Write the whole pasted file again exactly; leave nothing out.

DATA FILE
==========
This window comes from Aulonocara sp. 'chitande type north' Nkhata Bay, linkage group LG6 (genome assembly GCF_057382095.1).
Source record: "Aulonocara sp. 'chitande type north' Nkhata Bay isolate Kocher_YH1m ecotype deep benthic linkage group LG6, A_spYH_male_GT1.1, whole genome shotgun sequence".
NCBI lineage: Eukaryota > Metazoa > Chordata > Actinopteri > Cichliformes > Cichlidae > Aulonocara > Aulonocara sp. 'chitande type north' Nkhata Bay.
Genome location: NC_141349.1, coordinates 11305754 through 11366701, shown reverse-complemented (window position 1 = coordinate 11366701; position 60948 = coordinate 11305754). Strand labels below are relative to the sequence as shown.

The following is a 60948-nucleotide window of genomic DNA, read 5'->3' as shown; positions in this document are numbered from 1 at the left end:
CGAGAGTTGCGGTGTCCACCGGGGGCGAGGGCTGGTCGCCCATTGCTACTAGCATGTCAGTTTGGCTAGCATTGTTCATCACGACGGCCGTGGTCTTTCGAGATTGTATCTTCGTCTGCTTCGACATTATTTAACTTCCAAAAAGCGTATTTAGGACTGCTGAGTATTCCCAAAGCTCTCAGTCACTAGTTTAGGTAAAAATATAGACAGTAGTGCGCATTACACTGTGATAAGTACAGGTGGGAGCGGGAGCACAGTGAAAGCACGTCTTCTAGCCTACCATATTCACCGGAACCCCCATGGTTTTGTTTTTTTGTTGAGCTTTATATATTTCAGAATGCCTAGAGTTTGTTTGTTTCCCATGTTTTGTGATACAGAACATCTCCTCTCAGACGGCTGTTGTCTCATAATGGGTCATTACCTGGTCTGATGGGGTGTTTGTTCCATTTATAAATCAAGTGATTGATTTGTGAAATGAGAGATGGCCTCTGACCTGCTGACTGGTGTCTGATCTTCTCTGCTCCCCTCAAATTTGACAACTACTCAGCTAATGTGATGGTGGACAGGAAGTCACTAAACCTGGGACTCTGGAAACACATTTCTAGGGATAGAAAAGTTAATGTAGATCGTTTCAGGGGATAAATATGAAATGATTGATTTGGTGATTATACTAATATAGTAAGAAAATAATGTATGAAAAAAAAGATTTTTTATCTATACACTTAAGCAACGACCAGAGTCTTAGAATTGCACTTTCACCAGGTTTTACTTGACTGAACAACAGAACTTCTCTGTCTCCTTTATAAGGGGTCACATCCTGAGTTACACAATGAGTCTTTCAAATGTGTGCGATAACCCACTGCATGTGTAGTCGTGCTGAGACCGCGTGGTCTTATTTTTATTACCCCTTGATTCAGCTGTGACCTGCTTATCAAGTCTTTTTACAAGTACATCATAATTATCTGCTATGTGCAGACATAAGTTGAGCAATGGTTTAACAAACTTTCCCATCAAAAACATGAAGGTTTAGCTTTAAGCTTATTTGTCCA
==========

This window comes from Aulonocara sp. 'chitande type north' Nkhata Bay, linkage group LG6 (genome assembly GCF_057382095.1).
Source record: "Aulonocara sp. 'chitande type north' Nkhata Bay isolate Kocher_YH1m ecotype deep benthic linkage group LG6, A_spYH_male_GT1.1, whole genome shotgun sequence".
NCBI lineage: Eukaryota > Metazoa > Chordata > Actinopteri > Cichliformes > Cichlidae > Aulonocara > Aulonocara sp. 'chitande type north' Nkhata Bay.
Genome location: NC_141349.1, coordinates 11305754 through 11366701, shown reverse-complemented (window position 1 = coordinate 11366701; position 60948 = coordinate 11305754). Strand labels below are relative to the sequence as shown.

The following is a 60948-nucleotide window of genomic DNA, read 5'->3' as shown; positions in this document are numbered from 1 at the left end:
CGAGAGTTGCGGTGTCCACCGGGGGCGAGGGCTGGTCGCCCATTGCTACTAGCATGTCAGTTTGGCTAGCATTGTTCATCACGACGGCCGTGGTCTTTCGAGATTGTATCTTCGTCTGCTTCGACATTATTTAACTTCCAAAAAGCGTATTTAGGACTGCTGAGTATTCCCAAAGCTCTCAGTCACTAGTTTAGGTAAAAATATAGACAGTAGTGCGCATTACACTGTGATAAGTACAGGTGGGAGCGGGAGCACAGTGAAAGCACGTCTTCTAGCCTACCATATTCACCGGAACCCCCATGGTTTTGTTTTTTTGTTGAGCTTTATATATTTCAGAATGCCTAGAGTTTGTTTGTTTCCCATGTTTTGTGATACAGAACATCTCCTCTCAGACGGCTGTTGTCTCATAATGGGTCATTACCTGGTCTGATGGGGTGTTTGTTCCATTTATAAATCAAGTGATTGATTTGTGAAATGAGAGATGGCCTCTGACCTGCTGACTGGTGTCTGATCTTCTCTGCTCCCCTCAAATTTGACAACTACTCAGCTAATGTGATGGTGGACAGGAAGTCACTAAACCTGGGACTCTGGAAACACATTTCTAGGGATAGAAAAGTTAATGTAGATCGTTTCAGGGGATAAATATGAAATGATTGATTTGGTGATTATACTAATATAGTAAGAAAATAATGTATGAAAAAAAAGATTTTTTATCTATACACTTAAGCAACGACCAGAGTCTTAGAATTGCACTTTCACCAGGTTTTACTTGACTGAACAACAGAACTTCTCTGTCTCCTTTATAAGGGGTCACATCCTGAGTTACACAATGAGTCTTTCAAATGTGTGCGATAACCCACTGCATGTGTAGTCGTGCTGAGACCGCGTGGTCTTATTTTTATTACCCCTTGATTCAGCTGTGACCTGCTTATCAAGTCTTTTTACAAGTACATCATAATTATCTGCTATGTGCAGACATAAGTTGAGCAATGGTTTAACAAACTTTCCCATCAAAAACATGAAGGTTTAGCTTTAAGCTTATTTGTCCA